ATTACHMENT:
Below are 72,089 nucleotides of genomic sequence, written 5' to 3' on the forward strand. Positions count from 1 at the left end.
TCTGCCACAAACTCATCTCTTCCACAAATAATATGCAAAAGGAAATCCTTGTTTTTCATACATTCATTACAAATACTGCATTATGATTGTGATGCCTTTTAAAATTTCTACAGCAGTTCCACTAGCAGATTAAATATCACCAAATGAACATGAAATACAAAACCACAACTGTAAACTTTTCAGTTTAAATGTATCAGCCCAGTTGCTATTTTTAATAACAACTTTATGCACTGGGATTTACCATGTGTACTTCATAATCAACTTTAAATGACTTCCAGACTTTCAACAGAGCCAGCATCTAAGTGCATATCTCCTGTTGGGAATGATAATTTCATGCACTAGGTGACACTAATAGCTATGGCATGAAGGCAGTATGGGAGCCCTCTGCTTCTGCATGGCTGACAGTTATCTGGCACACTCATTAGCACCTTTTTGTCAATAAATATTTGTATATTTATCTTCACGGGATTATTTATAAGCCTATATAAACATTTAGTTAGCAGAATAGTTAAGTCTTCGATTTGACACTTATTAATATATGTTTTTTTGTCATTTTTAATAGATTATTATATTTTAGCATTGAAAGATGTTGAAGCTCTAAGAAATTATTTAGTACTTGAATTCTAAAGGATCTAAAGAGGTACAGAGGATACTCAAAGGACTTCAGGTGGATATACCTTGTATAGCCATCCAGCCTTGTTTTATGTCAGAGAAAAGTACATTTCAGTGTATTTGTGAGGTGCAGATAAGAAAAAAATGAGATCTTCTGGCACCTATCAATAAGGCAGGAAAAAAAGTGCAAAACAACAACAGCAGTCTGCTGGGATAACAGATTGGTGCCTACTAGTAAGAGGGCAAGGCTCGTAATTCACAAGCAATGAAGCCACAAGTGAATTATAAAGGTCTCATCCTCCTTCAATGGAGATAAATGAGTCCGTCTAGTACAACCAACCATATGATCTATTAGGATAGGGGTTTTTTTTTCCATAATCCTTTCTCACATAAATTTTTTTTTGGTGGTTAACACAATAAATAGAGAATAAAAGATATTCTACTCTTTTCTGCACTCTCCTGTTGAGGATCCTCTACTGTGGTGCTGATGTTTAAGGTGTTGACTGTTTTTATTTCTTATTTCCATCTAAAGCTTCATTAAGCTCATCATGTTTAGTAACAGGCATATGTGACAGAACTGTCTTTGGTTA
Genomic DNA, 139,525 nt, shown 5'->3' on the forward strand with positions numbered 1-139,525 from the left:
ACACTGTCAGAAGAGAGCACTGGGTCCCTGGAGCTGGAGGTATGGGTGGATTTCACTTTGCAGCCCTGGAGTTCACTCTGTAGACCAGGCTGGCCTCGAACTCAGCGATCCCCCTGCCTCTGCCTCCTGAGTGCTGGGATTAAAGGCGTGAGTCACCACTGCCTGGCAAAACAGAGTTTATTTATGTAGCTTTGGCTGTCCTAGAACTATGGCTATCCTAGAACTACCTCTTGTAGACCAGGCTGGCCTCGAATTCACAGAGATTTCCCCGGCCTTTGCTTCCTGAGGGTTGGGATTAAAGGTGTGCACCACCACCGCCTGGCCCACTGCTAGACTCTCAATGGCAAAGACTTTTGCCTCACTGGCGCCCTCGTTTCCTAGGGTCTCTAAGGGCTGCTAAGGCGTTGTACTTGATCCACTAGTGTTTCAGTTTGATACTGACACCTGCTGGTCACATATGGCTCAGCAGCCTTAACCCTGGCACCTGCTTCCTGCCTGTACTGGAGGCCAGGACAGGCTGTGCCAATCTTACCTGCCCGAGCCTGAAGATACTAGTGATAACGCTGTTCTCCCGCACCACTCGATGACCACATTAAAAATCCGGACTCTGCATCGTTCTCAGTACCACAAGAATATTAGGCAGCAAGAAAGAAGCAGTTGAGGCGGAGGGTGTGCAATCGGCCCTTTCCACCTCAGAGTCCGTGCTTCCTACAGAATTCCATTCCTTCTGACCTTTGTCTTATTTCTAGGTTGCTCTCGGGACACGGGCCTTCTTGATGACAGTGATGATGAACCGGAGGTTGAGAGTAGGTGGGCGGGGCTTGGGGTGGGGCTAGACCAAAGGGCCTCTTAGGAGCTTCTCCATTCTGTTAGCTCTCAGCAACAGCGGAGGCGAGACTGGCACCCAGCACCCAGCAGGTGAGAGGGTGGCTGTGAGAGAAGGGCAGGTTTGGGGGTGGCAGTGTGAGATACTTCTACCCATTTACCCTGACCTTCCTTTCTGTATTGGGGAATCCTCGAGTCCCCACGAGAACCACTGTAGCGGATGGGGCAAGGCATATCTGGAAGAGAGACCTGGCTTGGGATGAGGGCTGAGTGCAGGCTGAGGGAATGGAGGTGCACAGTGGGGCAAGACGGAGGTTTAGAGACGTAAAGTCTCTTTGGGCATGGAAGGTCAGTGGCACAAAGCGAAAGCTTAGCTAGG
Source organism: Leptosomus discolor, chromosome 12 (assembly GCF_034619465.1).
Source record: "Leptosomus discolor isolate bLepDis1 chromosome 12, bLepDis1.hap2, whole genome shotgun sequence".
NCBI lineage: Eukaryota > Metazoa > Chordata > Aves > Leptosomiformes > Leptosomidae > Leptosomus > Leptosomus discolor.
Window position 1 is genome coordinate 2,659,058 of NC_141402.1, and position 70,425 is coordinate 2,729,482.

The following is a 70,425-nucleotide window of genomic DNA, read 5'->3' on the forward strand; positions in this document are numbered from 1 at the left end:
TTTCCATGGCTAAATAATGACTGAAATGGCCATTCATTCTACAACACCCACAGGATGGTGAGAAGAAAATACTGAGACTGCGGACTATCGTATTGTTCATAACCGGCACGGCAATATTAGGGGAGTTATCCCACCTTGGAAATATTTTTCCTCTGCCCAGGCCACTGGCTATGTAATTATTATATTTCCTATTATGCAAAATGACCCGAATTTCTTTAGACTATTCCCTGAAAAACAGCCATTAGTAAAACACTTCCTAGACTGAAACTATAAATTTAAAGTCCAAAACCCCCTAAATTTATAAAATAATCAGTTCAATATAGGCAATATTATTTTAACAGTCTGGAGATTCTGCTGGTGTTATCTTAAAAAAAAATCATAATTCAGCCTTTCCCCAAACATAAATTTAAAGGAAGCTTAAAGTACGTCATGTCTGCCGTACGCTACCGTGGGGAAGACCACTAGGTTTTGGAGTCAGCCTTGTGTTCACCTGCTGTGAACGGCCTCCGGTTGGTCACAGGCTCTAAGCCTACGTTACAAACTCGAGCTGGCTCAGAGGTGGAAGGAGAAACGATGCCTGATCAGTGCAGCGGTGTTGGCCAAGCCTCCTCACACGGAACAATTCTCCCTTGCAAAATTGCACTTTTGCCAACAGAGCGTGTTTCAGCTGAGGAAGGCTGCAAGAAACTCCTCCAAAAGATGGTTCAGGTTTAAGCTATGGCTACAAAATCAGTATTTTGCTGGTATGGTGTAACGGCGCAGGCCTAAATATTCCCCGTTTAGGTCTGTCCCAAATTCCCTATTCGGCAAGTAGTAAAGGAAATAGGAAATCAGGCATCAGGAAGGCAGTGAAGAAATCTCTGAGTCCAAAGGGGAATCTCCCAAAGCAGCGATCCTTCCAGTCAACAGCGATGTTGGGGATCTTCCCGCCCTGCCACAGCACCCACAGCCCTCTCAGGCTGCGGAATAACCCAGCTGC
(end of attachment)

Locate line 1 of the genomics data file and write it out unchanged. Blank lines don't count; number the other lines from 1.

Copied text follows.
Below are 72,089 nucleotides of genomic sequence, written 5' to 3' on the forward strand. Positions count from 1 at the left end.